Maternity leave is time-off that an employer provides an employee upon giving birth to a child. Maternity leave can start before or after birth, enabling the mother to take time off for prenatal and post-natal care.Mothers need time to recuperate, adjust to the monumental life change, and bond with their new child.
Why should HR leaders care about maternity leave?
A supportive maternity leave policy can contribute to retention, engagement, productivity, and loyalty, reflecting company compassion and consideration for employee wellbeing. If companies offered a more accommodating maternity leave, mothers could feel more confident and motivated to return to work.
What can HR leaders do to implement a supportive maternity leave?
HR leaders can incorporate these measures to develop a maternity leave that is beneficial to employees and employers:
- Create a fair policy that avoids legal pitfalls. Organizations can draft a policy that demonstrates consideration, protects the employer from legal complications, and aligns with the local governing laws. The policy should address questions such as the length of leave, pay, eligibility, and gradual, hybrid, or remote return to work options.
- Keep moms in the loop. Managers can help new mothers stay connected to work by frequently updating them on team accomplishments and workplace changes. An online document for mothers to access while on leave enables them to maintain involvement while adjusting to life with a new child.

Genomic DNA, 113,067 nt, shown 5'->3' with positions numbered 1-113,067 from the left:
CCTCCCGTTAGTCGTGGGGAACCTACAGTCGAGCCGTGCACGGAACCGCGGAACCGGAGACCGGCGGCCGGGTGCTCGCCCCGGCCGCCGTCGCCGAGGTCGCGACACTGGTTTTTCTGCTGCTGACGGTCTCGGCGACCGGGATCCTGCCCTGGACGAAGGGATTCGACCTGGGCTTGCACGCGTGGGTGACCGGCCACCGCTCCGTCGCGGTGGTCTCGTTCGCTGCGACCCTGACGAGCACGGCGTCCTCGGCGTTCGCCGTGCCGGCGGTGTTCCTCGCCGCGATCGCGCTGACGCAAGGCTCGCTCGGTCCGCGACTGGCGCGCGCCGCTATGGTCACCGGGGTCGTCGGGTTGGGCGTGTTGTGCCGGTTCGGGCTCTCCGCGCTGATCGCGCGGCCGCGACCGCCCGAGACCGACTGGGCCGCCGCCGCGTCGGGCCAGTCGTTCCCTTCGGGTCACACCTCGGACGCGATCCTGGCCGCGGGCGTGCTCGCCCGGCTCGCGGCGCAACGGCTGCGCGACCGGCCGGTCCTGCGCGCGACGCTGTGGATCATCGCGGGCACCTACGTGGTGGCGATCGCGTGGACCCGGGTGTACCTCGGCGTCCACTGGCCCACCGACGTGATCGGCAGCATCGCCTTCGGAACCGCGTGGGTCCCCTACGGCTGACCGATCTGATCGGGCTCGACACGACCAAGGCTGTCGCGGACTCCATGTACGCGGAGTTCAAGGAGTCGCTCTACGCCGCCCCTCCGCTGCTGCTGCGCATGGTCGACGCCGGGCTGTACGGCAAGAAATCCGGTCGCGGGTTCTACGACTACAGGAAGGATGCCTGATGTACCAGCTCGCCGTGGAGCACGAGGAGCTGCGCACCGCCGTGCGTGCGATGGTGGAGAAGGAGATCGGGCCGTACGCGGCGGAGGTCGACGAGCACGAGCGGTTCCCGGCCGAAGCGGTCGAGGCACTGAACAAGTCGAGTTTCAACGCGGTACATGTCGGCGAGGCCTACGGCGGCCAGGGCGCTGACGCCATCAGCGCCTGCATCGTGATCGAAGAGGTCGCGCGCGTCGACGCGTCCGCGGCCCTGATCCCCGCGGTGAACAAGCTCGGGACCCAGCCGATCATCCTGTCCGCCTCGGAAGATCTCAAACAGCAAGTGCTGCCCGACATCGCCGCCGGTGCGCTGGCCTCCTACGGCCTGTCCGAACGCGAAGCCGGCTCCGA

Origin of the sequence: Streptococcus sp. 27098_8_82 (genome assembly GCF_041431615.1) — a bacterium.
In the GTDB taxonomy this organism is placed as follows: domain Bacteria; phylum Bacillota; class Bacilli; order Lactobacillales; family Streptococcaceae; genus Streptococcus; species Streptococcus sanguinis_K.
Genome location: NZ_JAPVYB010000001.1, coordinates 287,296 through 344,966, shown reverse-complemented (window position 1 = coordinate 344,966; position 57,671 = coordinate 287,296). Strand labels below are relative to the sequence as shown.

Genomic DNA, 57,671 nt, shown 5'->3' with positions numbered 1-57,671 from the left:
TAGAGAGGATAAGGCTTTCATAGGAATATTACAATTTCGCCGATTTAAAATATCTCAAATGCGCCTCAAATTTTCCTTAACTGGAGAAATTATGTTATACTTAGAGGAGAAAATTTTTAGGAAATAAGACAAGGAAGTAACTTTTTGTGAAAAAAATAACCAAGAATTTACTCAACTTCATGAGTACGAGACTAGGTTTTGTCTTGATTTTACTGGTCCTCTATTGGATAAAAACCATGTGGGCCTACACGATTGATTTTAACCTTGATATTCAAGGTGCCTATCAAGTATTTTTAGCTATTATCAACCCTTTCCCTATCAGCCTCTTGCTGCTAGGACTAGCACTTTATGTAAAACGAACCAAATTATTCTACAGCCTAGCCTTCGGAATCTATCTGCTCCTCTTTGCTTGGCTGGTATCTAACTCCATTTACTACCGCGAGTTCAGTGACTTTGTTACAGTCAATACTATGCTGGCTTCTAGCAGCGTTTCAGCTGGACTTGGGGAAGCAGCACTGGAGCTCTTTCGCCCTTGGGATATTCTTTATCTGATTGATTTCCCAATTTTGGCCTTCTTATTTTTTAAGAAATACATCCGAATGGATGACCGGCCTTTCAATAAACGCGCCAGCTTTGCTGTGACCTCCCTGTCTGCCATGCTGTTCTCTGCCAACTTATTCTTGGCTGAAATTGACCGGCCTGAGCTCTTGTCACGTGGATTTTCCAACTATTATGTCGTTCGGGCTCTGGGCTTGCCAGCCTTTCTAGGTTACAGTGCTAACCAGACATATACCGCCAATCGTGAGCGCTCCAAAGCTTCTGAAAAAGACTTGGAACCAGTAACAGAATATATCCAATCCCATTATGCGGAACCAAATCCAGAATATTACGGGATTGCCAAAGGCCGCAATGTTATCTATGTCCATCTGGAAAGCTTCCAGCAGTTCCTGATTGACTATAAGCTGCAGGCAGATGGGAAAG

- Nurture a supportive culture. HR leaders can develop an inclusive work environment that supports employees throughout the return-to-work process. For example, a private pumping room or onsite childcare can ease mothers’ uncertainties about balancing work with a new baby.
- Know the laws. HR leaders must learn their state or government maternity leave laws and effectively adapt them to the organization. FMLA mandates 12 weeks of unpaid maternity leave, yet about half of young working mothers are ineligible to receive this time off. The UK takes a different approach, offering up to 52 weeks of Statutory Maternity Leave and paying mothers most of their weekly earnings for up to 39 weeks.
- Weigh the cost. Organizations should consider the expense of a high turnover rate when analyzing the costs and benefits of generous maternity leave. HR leaders and managers can maintain productivity by preparing in advance and training employees to take over for coworkers on maternity leave.
How can a supportive maternity leave improve company culture?
Raising a new child while working can be challenging and stressful. By providing generous maternity leave and personalized return-to-work perks, organizations can promote employee wellbeing. Encouraging staff to take time for self and family-care ultimately enables employees to maintain loyalty and motivation while taking part in an empathetic, inclusive, and vibrant work culture.